It’s been a big year so far for North Texas—especially when it comes to innovation. And it’s already halfway over.
We took a moment to reflect on the stories behind the people and places that have been grabbing our readers’ attention the most this year. They span our six buckets of innovation (creative, education, enterprise, invention, social, and startup), have made waves in various industries, and have represented what’s new and next in Dallas-Fort Worth.
Here’s a Baker’s Dozen of the most-read stories on dallasinnovates.com in 2019 (as of right now).
The global public art initiative launches in Dallas today. Through immersive audiovisual technology, a Portal gives the sense that you’re “face-to-face” with someone when they’re actually inside an identical container somewhere else on Earth.
Last year, Bachelor alum Sean Lowe announced he was launching a dating app where your friends could swipe for you. Now, Lowe and his team have revamped the technology and brought on a strong, local female voice to grow the platform: Christiana Yebra.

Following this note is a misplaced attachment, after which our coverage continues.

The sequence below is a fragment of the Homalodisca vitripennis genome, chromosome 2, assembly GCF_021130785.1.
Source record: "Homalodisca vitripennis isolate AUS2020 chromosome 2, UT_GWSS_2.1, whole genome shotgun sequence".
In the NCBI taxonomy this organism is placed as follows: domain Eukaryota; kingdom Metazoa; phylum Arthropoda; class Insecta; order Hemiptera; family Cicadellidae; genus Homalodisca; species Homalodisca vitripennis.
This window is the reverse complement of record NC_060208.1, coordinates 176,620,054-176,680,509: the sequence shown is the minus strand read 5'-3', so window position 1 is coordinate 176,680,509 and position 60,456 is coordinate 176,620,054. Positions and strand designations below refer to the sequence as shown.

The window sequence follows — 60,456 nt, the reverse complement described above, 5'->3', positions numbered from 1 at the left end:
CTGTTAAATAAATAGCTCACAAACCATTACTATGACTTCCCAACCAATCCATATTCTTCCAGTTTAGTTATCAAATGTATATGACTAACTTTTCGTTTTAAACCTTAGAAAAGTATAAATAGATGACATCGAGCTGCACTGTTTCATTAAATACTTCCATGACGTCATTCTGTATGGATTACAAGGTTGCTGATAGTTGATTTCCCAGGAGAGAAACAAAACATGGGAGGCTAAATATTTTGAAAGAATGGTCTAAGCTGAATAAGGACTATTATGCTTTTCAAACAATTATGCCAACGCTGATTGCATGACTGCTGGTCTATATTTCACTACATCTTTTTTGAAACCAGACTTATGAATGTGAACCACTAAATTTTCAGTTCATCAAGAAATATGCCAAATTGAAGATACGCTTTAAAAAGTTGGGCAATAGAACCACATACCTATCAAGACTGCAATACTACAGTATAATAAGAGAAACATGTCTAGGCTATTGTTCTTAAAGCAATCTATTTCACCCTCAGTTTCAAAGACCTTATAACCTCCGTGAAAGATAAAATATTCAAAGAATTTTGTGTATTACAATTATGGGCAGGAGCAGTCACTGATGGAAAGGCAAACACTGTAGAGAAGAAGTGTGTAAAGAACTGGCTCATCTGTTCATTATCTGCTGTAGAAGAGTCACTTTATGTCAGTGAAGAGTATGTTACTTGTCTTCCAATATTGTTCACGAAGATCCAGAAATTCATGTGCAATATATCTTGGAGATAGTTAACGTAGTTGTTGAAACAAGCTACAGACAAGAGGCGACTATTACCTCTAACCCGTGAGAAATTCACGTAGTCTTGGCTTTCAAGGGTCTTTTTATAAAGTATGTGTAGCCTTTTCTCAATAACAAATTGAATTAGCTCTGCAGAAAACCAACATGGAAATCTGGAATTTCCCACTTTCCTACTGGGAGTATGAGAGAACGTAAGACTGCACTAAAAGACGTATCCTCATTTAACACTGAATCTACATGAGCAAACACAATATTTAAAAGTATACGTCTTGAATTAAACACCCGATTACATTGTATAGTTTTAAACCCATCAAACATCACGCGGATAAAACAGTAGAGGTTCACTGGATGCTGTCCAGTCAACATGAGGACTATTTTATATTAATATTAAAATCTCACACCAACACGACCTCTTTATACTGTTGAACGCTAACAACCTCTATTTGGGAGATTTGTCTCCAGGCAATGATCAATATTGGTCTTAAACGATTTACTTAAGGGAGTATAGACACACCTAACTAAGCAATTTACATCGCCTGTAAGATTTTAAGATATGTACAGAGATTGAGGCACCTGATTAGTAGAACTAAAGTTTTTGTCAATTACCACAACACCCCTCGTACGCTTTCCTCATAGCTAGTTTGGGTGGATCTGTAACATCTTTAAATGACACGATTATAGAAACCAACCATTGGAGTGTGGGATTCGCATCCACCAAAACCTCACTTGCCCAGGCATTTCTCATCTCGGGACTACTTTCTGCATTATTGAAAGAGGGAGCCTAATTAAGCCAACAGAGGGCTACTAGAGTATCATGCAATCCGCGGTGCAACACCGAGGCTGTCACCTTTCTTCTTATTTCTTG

Opening March 1 in the Design District, The Slate is equipped with everything a working mom might need, from a content creation studio to a wellness room to a boutique shop.
ANGI said that Fixd’s home warranty business was an attractive feature that made the company pursue an acquisition.
Here are the men and women forging the future of tech that has the potential to change the world.
Called Bell Nexus, the air taxi, is powered by a hybrid-electric propulsion system developed by Safran.
The Dallas billionaire, Shark, investor, and Mavs owner urged a crowd of startups, corporations, and companies to get out there and learn artificial intelligence immediately: “It will impact even the smallest business.” Plus, find yourself in the crowd or see who was there with DHD Film’s new DHD GIGA technology—360-degree view of the room where Mark Cuban talked.
An upcoming block party will showcase the district’s potential with food trucks, activities, games, and examples of activated spaces.
The Dallas-based private effort to build a high-speed rail line between Dallas and Houston was recognized in a report from CG/LA Infrastructure.
City leaders hope to have the Near Southside neighborhood in the heart of Fort Worth designated a medical innovation district by the fall. The designation would have the potential of adding thousands of medical and technology related jobs.
The company also launched a university-to-industry collaboration with Collin College and the University of North Texas.
The self-syncing stoplight technology, developed at UTD, can be used in any city that deploys programmable traffic controllers with internet access.
The massive mixed-use development in Irving will be the home to Pioneer Natural Resources, which is relocating to a 10-story tower, as well as multifamily, retail, and office.
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